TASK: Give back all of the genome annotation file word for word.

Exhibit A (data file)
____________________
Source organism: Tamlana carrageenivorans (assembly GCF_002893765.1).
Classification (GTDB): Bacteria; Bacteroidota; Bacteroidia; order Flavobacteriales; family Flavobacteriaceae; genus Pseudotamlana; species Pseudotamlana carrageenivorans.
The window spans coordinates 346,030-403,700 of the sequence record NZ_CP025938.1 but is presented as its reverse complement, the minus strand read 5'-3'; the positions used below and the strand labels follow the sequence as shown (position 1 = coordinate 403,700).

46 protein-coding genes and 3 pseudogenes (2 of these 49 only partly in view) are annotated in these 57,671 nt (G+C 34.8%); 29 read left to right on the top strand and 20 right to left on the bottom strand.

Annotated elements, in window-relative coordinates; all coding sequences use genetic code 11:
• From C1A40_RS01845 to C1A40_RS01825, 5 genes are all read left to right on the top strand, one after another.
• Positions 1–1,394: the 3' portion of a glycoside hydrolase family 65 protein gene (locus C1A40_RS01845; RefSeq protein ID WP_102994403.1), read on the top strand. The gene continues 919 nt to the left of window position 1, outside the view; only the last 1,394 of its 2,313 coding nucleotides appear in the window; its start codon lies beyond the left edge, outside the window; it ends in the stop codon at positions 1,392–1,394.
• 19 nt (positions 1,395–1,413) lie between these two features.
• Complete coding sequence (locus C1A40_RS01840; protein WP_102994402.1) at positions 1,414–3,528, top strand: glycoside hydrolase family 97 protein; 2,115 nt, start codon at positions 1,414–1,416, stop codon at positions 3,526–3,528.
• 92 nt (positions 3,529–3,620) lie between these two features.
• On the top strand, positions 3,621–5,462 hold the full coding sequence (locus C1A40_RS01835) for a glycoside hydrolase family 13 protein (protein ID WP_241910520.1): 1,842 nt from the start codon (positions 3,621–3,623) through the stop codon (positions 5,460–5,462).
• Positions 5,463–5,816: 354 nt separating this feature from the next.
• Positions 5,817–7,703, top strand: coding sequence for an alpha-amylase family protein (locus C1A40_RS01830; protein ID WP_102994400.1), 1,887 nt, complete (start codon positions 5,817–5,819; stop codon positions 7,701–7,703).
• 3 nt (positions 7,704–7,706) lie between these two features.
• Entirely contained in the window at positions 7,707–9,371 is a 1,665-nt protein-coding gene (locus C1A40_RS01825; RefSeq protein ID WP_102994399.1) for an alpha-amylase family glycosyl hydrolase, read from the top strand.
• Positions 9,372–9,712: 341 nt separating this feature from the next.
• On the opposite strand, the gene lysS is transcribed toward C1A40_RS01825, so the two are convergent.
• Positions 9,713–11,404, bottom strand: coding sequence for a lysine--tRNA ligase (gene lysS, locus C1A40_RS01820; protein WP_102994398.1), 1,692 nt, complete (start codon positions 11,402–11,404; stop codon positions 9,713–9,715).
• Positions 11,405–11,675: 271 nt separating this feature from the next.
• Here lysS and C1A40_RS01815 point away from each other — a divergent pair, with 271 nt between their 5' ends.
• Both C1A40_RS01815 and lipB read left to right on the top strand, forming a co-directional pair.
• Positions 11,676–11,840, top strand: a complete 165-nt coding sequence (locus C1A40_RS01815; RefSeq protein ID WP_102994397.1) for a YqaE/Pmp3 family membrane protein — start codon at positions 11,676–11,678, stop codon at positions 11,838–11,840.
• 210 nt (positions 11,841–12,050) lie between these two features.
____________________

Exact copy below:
Source organism: Tamlana carrageenivorans (assembly GCF_002893765.1).
Classification (GTDB): Bacteria; Bacteroidota; Bacteroidia; order Flavobacteriales; family Flavobacteriaceae; genus Pseudotamlana; species Pseudotamlana carrageenivorans.
The window spans coordinates 346,030-403,700 of the sequence record NZ_CP025938.1 but is presented as its reverse complement, the minus strand read 5'-3'; the positions used below and the strand labels follow the sequence as shown (position 1 = coordinate 403,700).

46 protein-coding genes and 3 pseudogenes (2 of these 49 only partly in view) are annotated in these 57,671 nt (G+C 34.8%); 29 read left to right on the top strand and 20 right to left on the bottom strand.

Annotated elements, in window-relative coordinates; all coding sequences use genetic code 11:
• From C1A40_RS01845 to C1A40_RS01825, 5 genes are all read left to right on the top strand, one after another.
• Positions 1–1,394: the 3' portion of a glycoside hydrolase family 65 protein gene (locus C1A40_RS01845; RefSeq protein ID WP_102994403.1), read on the top strand. The gene continues 919 nt to the left of window position 1, outside the view; only the last 1,394 of its 2,313 coding nucleotides appear in the window; its start codon lies beyond the left edge, outside the window; it ends in the stop codon at positions 1,392–1,394.
• 19 nt (positions 1,395–1,413) lie between these two features.
• Complete coding sequence (locus C1A40_RS01840; protein WP_102994402.1) at positions 1,414–3,528, top strand: glycoside hydrolase family 97 protein; 2,115 nt, start codon at positions 1,414–1,416, stop codon at positions 3,526–3,528.
• 92 nt (positions 3,529–3,620) lie between these two features.
• On the top strand, positions 3,621–5,462 hold the full coding sequence (locus C1A40_RS01835) for a glycoside hydrolase family 13 protein (protein ID WP_241910520.1): 1,842 nt from the start codon (positions 3,621–3,623) through the stop codon (positions 5,460–5,462).
• Positions 5,463–5,816: 354 nt separating this feature from the next.
• Positions 5,817–7,703, top strand: coding sequence for an alpha-amylase family protein (locus C1A40_RS01830; protein ID WP_102994400.1), 1,887 nt, complete (start codon positions 5,817–5,819; stop codon positions 7,701–7,703).
• 3 nt (positions 7,704–7,706) lie between these two features.
• Entirely contained in the window at positions 7,707–9,371 is a 1,665-nt protein-coding gene (locus C1A40_RS01825; RefSeq protein ID WP_102994399.1) for an alpha-amylase family glycosyl hydrolase, read from the top strand.
• Positions 9,372–9,712: 341 nt separating this feature from the next.
• On the opposite strand, the gene lysS is transcribed toward C1A40_RS01825, so the two are convergent.
• Positions 9,713–11,404, bottom strand: coding sequence for a lysine--tRNA ligase (gene lysS, locus C1A40_RS01820; protein WP_102994398.1), 1,692 nt, complete (start codon positions 11,402–11,404; stop codon positions 9,713–9,715).
• Positions 11,405–11,675: 271 nt separating this feature from the next.
• Here lysS and C1A40_RS01815 point away from each other — a divergent pair, with 271 nt between their 5' ends.
• Both C1A40_RS01815 and lipB read left to right on the top strand, forming a co-directional pair.
• Positions 11,676–11,840, top strand: a complete 165-nt coding sequence (locus C1A40_RS01815; RefSeq protein ID WP_102994397.1) for a YqaE/Pmp3 family membrane protein — start codon at positions 11,676–11,678, stop codon at positions 11,838–11,840.
• 210 nt (positions 11,841–12,050) lie between these two features.